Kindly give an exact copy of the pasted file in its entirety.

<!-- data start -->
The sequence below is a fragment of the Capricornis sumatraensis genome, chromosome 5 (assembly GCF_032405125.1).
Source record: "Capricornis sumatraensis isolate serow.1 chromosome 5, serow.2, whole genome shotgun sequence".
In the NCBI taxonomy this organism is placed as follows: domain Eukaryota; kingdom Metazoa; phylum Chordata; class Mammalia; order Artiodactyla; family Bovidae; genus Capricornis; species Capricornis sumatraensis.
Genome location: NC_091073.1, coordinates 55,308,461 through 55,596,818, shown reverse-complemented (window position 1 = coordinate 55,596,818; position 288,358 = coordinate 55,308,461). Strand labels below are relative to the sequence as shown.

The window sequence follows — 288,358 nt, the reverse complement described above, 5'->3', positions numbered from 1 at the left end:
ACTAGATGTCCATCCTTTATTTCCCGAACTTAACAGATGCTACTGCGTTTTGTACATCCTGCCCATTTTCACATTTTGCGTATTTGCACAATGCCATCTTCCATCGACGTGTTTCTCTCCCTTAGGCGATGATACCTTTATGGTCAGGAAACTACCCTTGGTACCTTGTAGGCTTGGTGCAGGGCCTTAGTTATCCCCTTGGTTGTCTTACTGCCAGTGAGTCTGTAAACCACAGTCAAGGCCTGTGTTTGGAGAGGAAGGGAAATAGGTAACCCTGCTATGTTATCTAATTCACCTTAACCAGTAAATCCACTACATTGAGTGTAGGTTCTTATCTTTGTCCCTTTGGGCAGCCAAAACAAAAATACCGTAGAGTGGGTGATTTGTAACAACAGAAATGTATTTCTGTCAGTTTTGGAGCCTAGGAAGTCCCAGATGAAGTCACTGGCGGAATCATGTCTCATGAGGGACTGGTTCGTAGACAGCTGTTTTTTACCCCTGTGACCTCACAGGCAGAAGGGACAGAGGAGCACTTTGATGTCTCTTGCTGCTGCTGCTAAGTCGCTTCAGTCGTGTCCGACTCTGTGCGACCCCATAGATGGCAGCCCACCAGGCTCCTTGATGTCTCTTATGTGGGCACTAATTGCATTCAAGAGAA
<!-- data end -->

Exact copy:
The sequence below is a fragment of the Capricornis sumatraensis genome, chromosome 5 (assembly GCF_032405125.1).
Source record: "Capricornis sumatraensis isolate serow.1 chromosome 5, serow.2, whole genome shotgun sequence".
In the NCBI taxonomy this organism is placed as follows: domain Eukaryota; kingdom Metazoa; phylum Chordata; class Mammalia; order Artiodactyla; family Bovidae; genus Capricornis; species Capricornis sumatraensis.
Genome location: NC_091073.1, coordinates 55,308,461 through 55,596,818, shown reverse-complemented (window position 1 = coordinate 55,596,818; position 288,358 = coordinate 55,308,461). Strand labels below are relative to the sequence as shown.

The window sequence follows — 288,358 nt, the reverse complement described above, 5'->3', positions numbered from 1 at the left end:
ACTAGATGTCCATCCTTTATTTCCCGAACTTAACAGATGCTACTGCGTTTTGTACATCCTGCCCATTTTCACATTTTGCGTATTTGCACAATGCCATCTTCCATCGACGTGTTTCTCTCCCTTAGGCGATGATACCTTTATGGTCAGGAAACTACCCTTGGTACCTTGTAGGCTTGGTGCAGGGCCTTAGTTATCCCCTTGGTTGTCTTACTGCCAGTGAGTCTGTAAACCACAGTCAAGGCCTGTGTTTGGAGAGGAAGGGAAATAGGTAACCCTGCTATGTTATCTAATTCACCTTAACCAGTAAATCCACTACATTGAGTGTAGGTTCTTATCTTTGTCCCTTTGGGCAGCCAAAACAAAAATACCGTAGAGTGGGTGATTTGTAACAACAGAAATGTATTTCTGTCAGTTTTGGAGCCTAGGAAGTCCCAGATGAAGTCACTGGCGGAATCATGTCTCATGAGGGACTGGTTCGTAGACAGCTGTTTTTTACCCCTGTGACCTCACAGGCAGAAGGGACAGAGGAGCACTTTGATGTCTCTTGCTGCTGCTGCTAAGTCGCTTCAGTCGTGTCCGACTCTGTGCGACCCCATAGATGGCAGCCCACCAGGCTCCTTGATGTCTCTTATGTGGGCACTAATTGCATTCAAGAGAA